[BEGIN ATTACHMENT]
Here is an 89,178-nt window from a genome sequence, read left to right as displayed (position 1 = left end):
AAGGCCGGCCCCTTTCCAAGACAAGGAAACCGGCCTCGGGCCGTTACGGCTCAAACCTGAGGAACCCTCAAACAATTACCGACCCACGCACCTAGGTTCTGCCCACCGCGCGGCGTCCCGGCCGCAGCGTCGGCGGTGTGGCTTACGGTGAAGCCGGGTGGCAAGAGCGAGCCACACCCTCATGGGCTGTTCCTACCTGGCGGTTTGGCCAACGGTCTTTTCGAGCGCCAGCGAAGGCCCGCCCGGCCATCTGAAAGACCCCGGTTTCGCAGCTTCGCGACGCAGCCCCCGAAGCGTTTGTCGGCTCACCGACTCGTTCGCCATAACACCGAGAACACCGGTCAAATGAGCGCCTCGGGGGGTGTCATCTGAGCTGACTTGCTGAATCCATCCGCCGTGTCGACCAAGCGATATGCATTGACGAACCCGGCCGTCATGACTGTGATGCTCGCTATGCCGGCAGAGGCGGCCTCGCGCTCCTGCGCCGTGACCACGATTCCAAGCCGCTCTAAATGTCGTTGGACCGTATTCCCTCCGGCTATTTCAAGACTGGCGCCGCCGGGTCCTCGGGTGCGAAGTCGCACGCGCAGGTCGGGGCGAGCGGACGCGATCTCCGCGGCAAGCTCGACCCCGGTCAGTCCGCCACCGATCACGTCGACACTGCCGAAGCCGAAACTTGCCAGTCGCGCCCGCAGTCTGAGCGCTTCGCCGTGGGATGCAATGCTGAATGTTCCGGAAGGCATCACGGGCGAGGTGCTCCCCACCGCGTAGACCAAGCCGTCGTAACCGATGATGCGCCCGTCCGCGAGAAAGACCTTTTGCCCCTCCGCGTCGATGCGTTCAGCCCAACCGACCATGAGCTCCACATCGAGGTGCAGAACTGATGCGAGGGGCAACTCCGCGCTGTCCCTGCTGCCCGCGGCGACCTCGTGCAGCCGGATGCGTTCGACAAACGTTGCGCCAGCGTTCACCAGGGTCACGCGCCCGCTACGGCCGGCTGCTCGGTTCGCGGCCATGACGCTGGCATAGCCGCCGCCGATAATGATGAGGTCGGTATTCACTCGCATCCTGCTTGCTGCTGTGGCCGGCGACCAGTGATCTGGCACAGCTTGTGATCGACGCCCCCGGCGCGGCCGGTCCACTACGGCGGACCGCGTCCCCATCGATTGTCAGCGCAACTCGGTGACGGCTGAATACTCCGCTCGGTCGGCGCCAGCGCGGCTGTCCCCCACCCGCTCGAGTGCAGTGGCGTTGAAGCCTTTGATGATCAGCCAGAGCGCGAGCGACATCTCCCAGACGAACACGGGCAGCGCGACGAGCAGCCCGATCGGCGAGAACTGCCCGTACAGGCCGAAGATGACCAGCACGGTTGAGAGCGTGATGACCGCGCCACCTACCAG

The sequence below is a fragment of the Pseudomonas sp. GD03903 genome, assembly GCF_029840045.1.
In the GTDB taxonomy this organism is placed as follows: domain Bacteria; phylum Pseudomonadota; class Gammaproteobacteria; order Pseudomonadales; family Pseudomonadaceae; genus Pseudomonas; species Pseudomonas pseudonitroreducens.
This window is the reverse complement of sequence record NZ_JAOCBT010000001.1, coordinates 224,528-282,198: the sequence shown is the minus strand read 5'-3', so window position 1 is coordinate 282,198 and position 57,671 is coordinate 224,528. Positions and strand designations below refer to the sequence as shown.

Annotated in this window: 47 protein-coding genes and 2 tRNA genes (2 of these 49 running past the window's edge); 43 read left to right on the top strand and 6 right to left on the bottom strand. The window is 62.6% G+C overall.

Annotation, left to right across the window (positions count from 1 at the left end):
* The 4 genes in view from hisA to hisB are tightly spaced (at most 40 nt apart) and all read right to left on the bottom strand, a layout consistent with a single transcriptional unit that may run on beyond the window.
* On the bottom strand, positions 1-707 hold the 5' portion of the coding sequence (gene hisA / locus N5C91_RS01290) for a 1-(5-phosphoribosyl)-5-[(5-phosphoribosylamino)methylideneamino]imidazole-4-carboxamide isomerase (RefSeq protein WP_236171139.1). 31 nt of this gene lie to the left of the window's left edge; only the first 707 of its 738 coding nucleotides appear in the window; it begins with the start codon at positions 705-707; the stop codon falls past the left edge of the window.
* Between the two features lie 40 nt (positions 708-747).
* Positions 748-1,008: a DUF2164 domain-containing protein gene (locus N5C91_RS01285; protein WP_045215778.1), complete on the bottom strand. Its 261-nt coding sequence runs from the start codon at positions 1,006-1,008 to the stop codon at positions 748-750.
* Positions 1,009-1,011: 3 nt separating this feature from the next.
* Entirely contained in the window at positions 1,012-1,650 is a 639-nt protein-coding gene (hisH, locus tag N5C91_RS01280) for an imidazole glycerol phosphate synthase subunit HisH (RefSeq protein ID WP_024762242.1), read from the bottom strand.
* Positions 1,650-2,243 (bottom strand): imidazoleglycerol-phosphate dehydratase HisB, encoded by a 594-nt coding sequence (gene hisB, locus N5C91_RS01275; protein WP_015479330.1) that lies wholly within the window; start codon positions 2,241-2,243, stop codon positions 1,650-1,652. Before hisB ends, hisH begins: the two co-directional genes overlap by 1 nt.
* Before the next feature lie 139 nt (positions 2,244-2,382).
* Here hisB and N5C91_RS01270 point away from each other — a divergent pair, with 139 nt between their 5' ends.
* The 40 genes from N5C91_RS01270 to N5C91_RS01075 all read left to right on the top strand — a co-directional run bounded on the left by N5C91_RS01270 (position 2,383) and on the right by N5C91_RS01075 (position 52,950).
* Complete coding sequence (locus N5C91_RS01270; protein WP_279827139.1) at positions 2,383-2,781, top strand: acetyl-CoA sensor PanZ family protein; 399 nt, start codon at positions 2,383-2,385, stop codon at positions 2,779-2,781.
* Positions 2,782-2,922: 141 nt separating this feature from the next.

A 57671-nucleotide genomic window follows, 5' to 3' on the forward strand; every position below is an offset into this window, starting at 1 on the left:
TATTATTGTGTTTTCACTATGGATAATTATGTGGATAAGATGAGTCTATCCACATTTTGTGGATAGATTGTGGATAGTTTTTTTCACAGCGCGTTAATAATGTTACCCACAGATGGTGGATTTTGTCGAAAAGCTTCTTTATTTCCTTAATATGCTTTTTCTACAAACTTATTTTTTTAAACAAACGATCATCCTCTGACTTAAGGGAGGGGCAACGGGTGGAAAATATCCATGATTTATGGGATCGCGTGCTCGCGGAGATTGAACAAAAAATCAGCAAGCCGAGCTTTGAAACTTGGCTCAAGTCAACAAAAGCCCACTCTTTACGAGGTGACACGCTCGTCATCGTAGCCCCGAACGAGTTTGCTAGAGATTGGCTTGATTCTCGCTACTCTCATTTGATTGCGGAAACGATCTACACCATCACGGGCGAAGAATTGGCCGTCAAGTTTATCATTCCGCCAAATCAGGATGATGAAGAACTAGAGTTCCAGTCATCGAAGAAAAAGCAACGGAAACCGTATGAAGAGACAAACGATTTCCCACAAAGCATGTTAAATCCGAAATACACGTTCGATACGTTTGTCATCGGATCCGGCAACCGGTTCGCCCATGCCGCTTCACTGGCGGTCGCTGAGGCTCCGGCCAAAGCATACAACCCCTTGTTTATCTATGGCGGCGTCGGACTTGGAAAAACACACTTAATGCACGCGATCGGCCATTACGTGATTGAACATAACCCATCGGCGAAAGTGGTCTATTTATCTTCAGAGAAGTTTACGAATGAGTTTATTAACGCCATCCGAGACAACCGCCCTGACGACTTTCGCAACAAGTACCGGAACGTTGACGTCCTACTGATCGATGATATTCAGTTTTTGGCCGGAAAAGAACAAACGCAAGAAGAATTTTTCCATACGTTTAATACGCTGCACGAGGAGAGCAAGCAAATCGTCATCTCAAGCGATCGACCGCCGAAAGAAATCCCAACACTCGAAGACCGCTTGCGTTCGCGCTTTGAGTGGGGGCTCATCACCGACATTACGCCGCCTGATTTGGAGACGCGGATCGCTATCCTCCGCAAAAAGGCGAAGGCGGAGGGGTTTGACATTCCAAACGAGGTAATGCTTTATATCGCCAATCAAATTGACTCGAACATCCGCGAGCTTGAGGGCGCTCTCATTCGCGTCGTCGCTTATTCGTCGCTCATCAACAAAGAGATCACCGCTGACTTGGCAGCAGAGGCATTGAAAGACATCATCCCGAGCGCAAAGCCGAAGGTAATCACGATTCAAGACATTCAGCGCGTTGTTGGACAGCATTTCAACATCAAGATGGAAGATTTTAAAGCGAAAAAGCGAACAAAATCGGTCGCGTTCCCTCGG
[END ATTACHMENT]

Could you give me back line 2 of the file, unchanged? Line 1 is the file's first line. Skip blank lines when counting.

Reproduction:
AAGGCCGGCCCCTTTCCAAGACAAGGAAACCGGCCTCGGGCCGTTACGGCTCAAACCTGAGGAACCCTCAAACAATTACCGACCCACGCACCTAGGTTCTGCCCACCGCGCGGCGTCCCGGCCGCAGCGTCGGCGGTGTGGCTTACGGTGAAGCCGGGTGGCAAGAGCGAGCCACACCCTCATGGGCTGTTCCTACCTGGCGGTTTGGCCAACGGTCTTTTCGAGCGCCAGCGAAGGCCCGCCCGGCCATCTGAAAGACCCCGGTTTCGCAGCTTCGCGACGCAGCCCCCGAAGCGTTTGTCGGCTCACCGACTCGTTCGCCATAACACCGAGAACACCGGTCAAATGAGCGCCTCGGGGGGTGTCATCTGAGCTGACTTGCTGAATCCATCCGCCGTGTCGACCAAGCGATATGCATTGACGAACCCGGCCGTCATGACTGTGATGCTCGCTATGCCGGCAGAGGCGGCCTCGCGCTCCTGCGCCGTGACCACGATTCCAAGCCGCTCTAAATGTCGTTGGACCGTATTCCCTCCGGCTATTTCAAGACTGGCGCCGCCGGGTCCTCGGGTGCGAAGTCGCACGCGCAGGTCGGGGCGAGCGGACGCGATCTCCGCGGCAAGCTCGACCCCGGTCAGTCCGCCACCGATCACGTCGACACTGCCGAAGCCGAAACTTGCCAGTCGCGCCCGCAGTCTGAGCGCTTCGCCGTGGGATGCAATGCTGAATGTTCCGGAAGGCATCACGGGCGAGGTGCTCCCCACCGCGTAGACCAAGCCGTCGTAACCGATGATGCGCCCGTCCGCGAGAAAGACCTTTTGCCCCTCCGCGTCGATGCGTTCAGCCCAACCGACCATGAGCTCCACATCGAGGTGCAGAACTGATGCGAGGGGCAACTCCGCGCTGTCCCTGCTGCCCGCGGCGACCTCGTGCAGCCGGATGCGTTCGACAAACGTTGCGCCAGCGTTCACCAGGGTCACGCGCCCGCTACGGCCGGCTGCTCGGTTCGCGGCCATGACGCTGGCATAGCCGCCGCCGATAATGATGAGGTCGGTATTCACTCGCATCCTGCTTGCTGCTGTGGCCGGCGACCAGTGATCTGGCACAGCTTGTGATCGACGCCCCCGGCGCGGCCGGTCCACTACGGCGGACCGCGTCCCCATCGATTGTCAGCGCAACTCGGTGACGGCTGAATACTCCGCTCGGTCGGCGCCAGCGCGGCTGTCCCCCACCCGCTCGAGTGCAGTGGCGTTGAAGCCTTTGATGATCAGCCAGAGCGCGAGCGACATCTCCCAGACGAACACGGGCAGCGCGACGAGCAGCCCGATCGGCGAGAACTGCCCGTACAGGCCGAAGATGACCAGCACGGTTGAGAGCGTGATGACCGCGCCACCTACCAG